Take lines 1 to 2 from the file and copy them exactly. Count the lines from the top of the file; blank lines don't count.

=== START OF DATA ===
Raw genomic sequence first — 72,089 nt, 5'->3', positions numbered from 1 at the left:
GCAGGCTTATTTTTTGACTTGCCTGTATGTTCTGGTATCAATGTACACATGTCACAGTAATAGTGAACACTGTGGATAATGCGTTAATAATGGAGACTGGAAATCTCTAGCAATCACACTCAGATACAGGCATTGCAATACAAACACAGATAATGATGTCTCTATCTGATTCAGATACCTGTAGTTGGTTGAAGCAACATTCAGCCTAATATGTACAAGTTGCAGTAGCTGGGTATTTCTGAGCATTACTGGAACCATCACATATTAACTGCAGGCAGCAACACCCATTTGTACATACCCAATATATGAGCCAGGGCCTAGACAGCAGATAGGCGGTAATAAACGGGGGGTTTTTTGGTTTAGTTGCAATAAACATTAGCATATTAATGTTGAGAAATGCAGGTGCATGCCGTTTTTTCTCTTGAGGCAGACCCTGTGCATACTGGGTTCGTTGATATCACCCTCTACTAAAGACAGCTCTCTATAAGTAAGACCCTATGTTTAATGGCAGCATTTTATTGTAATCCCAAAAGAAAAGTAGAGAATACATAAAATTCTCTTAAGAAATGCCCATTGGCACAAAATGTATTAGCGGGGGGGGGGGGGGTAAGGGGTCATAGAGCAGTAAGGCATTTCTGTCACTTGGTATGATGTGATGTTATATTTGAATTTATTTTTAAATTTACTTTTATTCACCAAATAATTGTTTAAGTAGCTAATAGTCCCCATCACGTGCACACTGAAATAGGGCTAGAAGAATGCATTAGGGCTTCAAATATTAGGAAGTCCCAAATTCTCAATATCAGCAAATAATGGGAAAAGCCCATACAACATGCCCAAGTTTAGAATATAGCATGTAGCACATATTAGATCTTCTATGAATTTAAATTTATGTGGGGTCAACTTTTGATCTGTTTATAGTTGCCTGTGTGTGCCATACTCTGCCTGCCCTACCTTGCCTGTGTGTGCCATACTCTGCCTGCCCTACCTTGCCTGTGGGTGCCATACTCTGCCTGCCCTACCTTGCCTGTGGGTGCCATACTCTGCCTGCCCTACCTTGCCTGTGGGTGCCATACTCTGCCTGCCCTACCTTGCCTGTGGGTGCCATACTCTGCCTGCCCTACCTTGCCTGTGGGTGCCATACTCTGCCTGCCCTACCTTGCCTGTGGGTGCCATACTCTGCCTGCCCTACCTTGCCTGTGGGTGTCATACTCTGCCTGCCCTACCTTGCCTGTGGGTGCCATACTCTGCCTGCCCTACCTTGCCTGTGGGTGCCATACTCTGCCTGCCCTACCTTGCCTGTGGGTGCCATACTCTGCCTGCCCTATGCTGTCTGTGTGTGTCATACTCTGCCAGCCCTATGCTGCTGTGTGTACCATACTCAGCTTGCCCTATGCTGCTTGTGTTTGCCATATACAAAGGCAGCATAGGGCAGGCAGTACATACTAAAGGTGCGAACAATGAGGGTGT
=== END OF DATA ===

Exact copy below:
Raw genomic sequence first — 72,089 nt, 5'->3', positions numbered from 1 at the left:
GCAGGCTTATTTTTTGACTTGCCTGTATGTTCTGGTATCAATGTACACATGTCACAGTAATAGTGAACACTGTGGATAATGCGTTAATAATGGAGACTGGAAATCTCTAGCAATCACACTCAGATACAGGCATTGCAATACAAACACAGATAATGATGTCTCTATCTGATTCAGATACCTGTAGTTGGTTGAAGCAACATTCAGCCTAATATGTACAAGTTGCAGTAGCTGGGTATTTCTGAGCATTACTGGAACCATCACATATTAACTGCAGGCAGCAACACCCATTTGTACATACCCAATATATGAGCCAGGGCCTAGACAGCAGATAGGCGGTAATAAACGGGGGGTTTTTTGGTTTAGTTGCAATAAACATTAGCATATTAATGTTGAGAAATGCAGGTGCATGCCGTTTTTTCTCTTGAGGCAGACCCTGTGCATACTGGGTTCGTTGATATCACCCTCTACTAAAGACAGCTCTCTATAAGTAAGACCCTATGTTTAATGGCAGCATTTTATTGTAATCCCAAAAGAAAAGTAGAGAATACATAAAATTCTCTTAAGAAATGCCCATTGGCACAAAATGTATTAGCGGGGGGGGGGGGGGTAAGGGGTCATAGAGCAGTAAGGCATTTCTGTCACTTGGTATGATGTGATGTTATATTTGAATTTATTTTTAAATTTACTTTTATTCACCAAATAATTGTTTAAGTAGCTAATAGTCCCCATCACGTGCACACTGAAATAGGGCTAGAAGAATGCATTAGGGCTTCAAATATTAGGAAGTCCCAAATTCTCAATATCAGCAAATAATGGGAAAAGCCCATACAACATGCCCAAGTTTAGAATATAGCATGTAGCACATATTAGATCTTCTATGAATTTAAATTTATGTGGGGTCAACTTTTGATCTGTTTATAGTTGCCTGTGTGTGCCATACTCTGCCTGCCCTACCTTGCCTGTGTGTGCCATACTCTGCCTGCCCTACCTTGCCTGTGGGTGCCATACTCTGCCTGCCCTACCTTGCCTGTGGGTGCCATACTCTGCCTGCCCTACCTTGCCTGTGGGTGCCATACTCTGCCTGCCCTACCTTGCCTGTGGGTGCCATACTCTGCCTGCCCTACCTTGCCTGTGGGTGCCATACTCTGCCTGCCCTACCTTGCCTGTGGGTGCCATACTCTGCCTGCCCTACCTTGCCTGTGGGTGTCATACTCTGCCTGCCCTACCTTGCCTGTGGGTGCCATACTCTGCCTGCCCTACCTTGCCTGTGGGTGCCATACTCTGCCTGCCCTACCTTGCCTGTGGGTGCCATACTCTGCCTGCCCTATGCTGTCTGTGTGTGTCATACTCTGCCAGCCCTATGCTGCTGTGTGTACCATACTCAGCTTGCCCTATGCTGCTTGTGTTTGCCATATACAAAGGCAGCATAGGGCAGGCAGTACATACTAAAGGTGCGAACAATGAGGGTGT